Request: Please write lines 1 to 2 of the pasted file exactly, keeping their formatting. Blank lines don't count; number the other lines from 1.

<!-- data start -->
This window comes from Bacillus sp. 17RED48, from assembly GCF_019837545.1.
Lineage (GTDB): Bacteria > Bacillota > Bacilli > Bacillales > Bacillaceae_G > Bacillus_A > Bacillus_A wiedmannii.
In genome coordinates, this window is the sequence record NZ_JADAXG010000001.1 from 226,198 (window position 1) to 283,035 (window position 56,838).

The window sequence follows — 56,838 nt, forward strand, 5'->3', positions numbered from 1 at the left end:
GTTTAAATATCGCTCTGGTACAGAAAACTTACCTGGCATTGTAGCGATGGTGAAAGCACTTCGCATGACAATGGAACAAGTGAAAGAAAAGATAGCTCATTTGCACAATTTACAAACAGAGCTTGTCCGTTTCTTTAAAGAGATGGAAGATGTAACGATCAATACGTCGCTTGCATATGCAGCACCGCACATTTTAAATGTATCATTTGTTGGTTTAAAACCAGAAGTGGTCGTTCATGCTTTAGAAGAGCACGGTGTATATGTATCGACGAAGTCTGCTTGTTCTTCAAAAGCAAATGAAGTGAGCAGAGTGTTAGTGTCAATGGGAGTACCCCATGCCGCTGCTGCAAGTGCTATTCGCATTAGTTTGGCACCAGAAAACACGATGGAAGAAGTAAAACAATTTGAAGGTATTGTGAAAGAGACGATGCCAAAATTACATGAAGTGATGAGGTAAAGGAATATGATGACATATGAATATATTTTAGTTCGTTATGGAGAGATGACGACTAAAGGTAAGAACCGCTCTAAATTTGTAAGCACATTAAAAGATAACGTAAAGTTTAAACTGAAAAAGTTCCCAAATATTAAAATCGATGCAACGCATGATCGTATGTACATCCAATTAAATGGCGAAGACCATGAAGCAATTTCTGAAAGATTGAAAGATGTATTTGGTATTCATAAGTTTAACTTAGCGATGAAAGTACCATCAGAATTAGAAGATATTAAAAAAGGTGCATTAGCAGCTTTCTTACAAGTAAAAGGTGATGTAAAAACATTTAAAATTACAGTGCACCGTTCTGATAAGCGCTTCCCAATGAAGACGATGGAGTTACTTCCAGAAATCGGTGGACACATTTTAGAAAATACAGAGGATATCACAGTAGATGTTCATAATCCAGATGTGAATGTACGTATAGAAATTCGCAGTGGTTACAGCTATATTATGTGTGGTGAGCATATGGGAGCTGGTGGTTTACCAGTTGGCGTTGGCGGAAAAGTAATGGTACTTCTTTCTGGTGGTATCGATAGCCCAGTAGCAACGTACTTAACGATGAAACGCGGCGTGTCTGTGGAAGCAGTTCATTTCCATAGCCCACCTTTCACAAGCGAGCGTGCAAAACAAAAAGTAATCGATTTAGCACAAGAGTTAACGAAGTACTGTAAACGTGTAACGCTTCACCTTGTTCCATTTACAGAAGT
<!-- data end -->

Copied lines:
This window comes from Bacillus sp. 17RED48, from assembly GCF_019837545.1.
Lineage (GTDB): Bacteria > Bacillota > Bacilli > Bacillales > Bacillaceae_G > Bacillus_A > Bacillus_A wiedmannii.